Oscar was married with a few children. He worked as an expressman, an individual entrusted with safeguarding the cargo on board a given train. In the 1880’s, this usually meant the money and the safe that it was kept in. This also most likely meant that Oscar would be required to travel for certain periods of time, and having his brother at home to watch over his family in a strange new land would probably have been a comforting thought.

Eugene, a farmer, would have looked after Oscar’s family while tending to any crops grown on the property and the various chores that go along with farm life.

Eventually, Eugene bought a farm of his own a few miles outside of the new town of Niagara. He never married, and didn’t really socialize all that much. Not that the neighbors minded, as they made it a habit to steer clear of him. While the reasons for them doing this are ultimately unclear, later events might provide some insight.

Over the years, Eugene continually used the money he made from farming for buying land surrounding his property. Ultimately, he acquired over 480 acres, a large farm by 19th century standards. There was no way that he could work that much land by himself, so the reclusive Butler was forced to hire more workers.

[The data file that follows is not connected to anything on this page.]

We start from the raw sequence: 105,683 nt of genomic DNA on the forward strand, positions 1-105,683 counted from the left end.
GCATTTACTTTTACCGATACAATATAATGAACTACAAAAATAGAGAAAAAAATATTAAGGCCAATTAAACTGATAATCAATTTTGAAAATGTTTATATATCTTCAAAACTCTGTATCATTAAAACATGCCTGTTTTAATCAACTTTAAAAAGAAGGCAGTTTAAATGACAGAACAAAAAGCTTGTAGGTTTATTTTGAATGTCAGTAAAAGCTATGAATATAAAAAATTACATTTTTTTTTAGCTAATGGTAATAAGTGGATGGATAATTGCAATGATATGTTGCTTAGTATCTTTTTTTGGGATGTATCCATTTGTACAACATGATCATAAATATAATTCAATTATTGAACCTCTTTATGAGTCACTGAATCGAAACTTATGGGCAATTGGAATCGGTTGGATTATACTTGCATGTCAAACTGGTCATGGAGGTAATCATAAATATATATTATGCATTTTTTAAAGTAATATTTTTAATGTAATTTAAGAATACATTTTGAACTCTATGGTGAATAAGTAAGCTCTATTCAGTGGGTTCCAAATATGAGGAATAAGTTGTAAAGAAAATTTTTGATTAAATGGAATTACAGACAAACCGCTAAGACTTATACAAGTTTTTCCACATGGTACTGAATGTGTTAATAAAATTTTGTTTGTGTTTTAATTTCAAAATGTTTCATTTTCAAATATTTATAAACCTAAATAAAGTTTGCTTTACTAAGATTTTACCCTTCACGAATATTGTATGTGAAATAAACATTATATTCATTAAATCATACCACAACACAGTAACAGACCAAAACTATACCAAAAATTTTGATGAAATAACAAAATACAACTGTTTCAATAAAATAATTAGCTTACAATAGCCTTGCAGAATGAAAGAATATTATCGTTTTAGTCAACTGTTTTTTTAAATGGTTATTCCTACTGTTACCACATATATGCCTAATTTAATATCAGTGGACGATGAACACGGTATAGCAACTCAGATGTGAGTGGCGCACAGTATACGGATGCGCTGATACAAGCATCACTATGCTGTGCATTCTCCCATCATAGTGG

While not exactly what most people would refer to as a ‘people person,’ no one seemed to think any worse of Butler, either. He was stingy, and for several years had been rather eccentric.

Around 1906, however, Eugene’s mental health took a turn for the worse.

He became very paranoid, and was convinced that people were following him, working against him toward unknown ends. Butler knew this because voices were telling him about it.

Butler began to ride his horse down the roads and across the fields at night, screaming at the top of his lungs. At first, it used to scare the hell out of everyone that heard. When screams like that break the still of the night, people have a tendency to get nervous.

But, like so many things, if they go on long enough, people adapt. Eugene Butler’s nightly screaming rampages were no exception. Instead of being afraid, they were annoyed, and probably still a little worried. The locals approached the local authorities and asked them to do something about it.

Butler was detained and assessed as insane, after which he was sent to the State Hospital for the Insane in Jamestown, North Dakota.

Jamestown Asylum
State Hospital for the Insane in Jamestown, North Dakota. Courtesy of Google Images

Doctors quickly found out about the paranoia and the voices in his head. Butler was convinced that the conspirators had continued to follow him, and had hidden themselves among the people working at the hospital.